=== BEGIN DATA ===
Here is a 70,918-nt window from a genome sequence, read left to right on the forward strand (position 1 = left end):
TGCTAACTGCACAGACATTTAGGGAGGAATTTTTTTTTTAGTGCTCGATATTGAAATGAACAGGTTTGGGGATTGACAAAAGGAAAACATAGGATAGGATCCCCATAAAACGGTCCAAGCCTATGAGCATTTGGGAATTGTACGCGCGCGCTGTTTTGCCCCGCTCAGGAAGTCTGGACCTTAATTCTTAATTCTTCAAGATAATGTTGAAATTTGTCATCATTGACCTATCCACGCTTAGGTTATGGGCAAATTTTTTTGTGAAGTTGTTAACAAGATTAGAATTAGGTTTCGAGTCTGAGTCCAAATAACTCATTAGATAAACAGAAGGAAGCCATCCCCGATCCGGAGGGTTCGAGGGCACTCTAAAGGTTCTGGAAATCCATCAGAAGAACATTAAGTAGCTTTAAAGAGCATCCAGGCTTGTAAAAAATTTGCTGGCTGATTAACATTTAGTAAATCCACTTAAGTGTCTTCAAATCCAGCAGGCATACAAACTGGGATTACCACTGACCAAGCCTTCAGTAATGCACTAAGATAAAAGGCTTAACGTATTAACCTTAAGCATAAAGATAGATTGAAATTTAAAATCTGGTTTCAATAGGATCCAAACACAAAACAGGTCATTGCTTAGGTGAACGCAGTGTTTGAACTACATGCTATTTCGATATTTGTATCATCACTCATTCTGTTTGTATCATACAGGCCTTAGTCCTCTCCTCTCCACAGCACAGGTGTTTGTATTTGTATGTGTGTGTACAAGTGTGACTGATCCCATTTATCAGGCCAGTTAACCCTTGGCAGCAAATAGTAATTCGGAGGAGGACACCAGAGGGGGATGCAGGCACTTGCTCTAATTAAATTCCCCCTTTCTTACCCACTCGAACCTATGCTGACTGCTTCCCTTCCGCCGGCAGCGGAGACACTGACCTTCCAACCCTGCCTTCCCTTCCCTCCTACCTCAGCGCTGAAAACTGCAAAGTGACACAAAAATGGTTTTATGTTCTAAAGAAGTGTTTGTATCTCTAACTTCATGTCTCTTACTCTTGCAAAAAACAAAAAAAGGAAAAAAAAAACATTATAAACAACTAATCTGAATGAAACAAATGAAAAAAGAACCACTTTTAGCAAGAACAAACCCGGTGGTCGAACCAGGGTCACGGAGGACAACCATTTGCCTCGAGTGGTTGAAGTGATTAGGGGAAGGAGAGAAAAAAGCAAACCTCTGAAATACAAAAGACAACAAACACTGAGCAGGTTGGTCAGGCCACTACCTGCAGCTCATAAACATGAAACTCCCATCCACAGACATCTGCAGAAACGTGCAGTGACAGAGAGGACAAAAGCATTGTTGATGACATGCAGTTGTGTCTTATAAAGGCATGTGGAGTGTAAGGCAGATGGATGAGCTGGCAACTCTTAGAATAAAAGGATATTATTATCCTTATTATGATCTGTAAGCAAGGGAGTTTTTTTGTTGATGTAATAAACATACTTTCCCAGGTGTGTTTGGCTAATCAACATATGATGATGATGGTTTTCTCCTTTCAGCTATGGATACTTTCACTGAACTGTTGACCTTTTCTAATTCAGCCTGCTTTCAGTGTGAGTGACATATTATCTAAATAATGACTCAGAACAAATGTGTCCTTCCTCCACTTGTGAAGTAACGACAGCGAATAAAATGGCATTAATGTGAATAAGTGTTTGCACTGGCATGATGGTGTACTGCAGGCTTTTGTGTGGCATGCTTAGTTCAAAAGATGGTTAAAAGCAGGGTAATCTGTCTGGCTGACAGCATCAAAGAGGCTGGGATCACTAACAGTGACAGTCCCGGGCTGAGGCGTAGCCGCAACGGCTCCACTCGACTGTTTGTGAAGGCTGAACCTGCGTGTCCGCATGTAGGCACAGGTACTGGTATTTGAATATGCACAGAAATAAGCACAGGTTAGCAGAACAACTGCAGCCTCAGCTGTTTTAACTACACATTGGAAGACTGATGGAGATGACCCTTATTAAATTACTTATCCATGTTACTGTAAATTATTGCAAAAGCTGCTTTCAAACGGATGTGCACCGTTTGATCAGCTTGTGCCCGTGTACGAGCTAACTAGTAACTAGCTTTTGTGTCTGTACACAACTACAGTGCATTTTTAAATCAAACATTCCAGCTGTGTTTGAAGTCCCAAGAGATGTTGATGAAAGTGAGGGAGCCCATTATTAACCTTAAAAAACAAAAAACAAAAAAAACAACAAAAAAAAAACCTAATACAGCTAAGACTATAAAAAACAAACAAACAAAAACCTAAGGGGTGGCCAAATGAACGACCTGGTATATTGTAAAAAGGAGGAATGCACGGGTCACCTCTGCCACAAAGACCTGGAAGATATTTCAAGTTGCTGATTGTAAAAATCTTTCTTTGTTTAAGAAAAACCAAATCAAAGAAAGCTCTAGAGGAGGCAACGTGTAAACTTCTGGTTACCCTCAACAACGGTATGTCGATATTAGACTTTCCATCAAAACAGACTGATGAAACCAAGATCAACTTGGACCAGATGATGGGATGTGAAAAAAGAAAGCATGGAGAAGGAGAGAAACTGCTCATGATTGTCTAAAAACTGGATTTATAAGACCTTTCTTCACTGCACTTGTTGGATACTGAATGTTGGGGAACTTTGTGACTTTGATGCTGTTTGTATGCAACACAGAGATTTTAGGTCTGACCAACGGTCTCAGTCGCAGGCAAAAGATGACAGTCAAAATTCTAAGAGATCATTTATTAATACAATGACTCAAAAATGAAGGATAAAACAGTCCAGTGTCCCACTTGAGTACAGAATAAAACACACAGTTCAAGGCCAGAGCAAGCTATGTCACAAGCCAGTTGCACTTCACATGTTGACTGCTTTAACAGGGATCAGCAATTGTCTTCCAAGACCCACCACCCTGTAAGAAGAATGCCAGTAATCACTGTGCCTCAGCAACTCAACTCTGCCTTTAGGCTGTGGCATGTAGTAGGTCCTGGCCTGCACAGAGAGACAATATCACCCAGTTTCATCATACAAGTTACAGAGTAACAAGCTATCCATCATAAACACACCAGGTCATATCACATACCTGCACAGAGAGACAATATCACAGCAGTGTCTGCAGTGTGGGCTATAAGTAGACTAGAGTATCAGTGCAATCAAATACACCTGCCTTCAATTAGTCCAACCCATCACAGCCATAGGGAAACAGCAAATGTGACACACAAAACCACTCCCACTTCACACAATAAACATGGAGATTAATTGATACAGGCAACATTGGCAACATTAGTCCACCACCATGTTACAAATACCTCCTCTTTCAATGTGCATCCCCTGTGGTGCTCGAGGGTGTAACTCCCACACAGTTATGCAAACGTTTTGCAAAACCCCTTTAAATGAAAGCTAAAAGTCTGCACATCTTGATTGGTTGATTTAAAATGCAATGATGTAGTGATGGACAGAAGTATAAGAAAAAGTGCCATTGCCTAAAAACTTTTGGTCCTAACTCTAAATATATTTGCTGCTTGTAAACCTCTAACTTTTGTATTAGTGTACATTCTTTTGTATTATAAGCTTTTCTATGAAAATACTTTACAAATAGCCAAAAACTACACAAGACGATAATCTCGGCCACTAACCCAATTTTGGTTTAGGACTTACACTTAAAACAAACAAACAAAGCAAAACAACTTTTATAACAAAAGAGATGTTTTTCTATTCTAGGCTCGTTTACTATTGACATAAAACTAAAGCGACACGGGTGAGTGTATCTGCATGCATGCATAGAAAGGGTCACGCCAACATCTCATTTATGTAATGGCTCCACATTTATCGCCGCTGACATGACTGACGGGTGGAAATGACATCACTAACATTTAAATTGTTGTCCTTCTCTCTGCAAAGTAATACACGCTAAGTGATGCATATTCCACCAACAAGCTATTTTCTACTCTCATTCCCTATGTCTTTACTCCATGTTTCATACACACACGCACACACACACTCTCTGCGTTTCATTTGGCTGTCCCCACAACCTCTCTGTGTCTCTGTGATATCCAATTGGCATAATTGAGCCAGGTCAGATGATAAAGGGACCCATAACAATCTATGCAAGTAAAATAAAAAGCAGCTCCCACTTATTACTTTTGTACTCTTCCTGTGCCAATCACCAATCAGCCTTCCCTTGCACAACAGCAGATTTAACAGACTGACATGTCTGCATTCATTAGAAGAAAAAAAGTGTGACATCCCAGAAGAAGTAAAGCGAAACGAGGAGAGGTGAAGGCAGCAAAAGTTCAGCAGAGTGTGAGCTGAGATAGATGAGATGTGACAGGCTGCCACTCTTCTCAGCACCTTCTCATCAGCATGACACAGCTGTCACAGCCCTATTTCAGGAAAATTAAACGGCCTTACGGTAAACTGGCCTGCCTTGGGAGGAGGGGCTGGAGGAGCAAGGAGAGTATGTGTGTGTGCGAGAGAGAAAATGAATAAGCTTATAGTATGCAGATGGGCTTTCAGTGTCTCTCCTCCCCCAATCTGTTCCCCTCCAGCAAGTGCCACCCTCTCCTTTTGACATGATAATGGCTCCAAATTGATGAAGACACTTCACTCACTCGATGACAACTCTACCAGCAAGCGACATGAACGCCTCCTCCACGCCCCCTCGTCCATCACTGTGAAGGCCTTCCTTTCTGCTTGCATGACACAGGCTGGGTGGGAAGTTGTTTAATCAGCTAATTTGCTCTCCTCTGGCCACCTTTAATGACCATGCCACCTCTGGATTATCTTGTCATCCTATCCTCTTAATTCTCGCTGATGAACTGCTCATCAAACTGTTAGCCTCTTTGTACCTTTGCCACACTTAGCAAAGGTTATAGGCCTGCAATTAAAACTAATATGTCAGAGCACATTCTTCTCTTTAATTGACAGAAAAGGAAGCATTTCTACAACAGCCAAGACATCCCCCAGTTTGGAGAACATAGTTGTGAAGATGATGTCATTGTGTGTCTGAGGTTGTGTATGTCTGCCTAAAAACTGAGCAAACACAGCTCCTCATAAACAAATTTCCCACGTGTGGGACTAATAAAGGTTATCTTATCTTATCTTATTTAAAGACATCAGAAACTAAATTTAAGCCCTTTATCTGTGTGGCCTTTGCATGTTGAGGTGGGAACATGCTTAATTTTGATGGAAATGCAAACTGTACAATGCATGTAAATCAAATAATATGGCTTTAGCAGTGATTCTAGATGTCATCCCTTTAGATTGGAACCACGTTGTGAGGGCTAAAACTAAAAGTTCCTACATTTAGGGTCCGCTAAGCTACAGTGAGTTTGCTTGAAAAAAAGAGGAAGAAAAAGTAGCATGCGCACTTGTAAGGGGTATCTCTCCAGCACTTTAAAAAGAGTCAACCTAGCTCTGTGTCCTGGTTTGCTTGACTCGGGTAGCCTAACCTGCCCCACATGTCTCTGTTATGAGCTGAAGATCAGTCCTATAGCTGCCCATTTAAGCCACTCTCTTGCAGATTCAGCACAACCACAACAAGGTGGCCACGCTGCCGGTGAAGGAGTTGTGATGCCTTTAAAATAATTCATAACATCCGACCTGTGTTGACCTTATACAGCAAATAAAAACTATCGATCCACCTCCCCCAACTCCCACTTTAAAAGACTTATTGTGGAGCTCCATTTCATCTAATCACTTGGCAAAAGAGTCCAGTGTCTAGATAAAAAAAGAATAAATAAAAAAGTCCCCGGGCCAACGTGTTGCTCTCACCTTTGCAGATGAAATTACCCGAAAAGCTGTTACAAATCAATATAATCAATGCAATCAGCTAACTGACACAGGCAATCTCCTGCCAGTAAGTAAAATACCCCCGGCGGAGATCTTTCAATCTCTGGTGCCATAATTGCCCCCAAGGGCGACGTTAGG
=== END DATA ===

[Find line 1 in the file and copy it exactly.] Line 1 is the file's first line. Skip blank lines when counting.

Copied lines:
Here is a 70,918-nt window from a genome sequence, read left to right on the forward strand (position 1 = left end):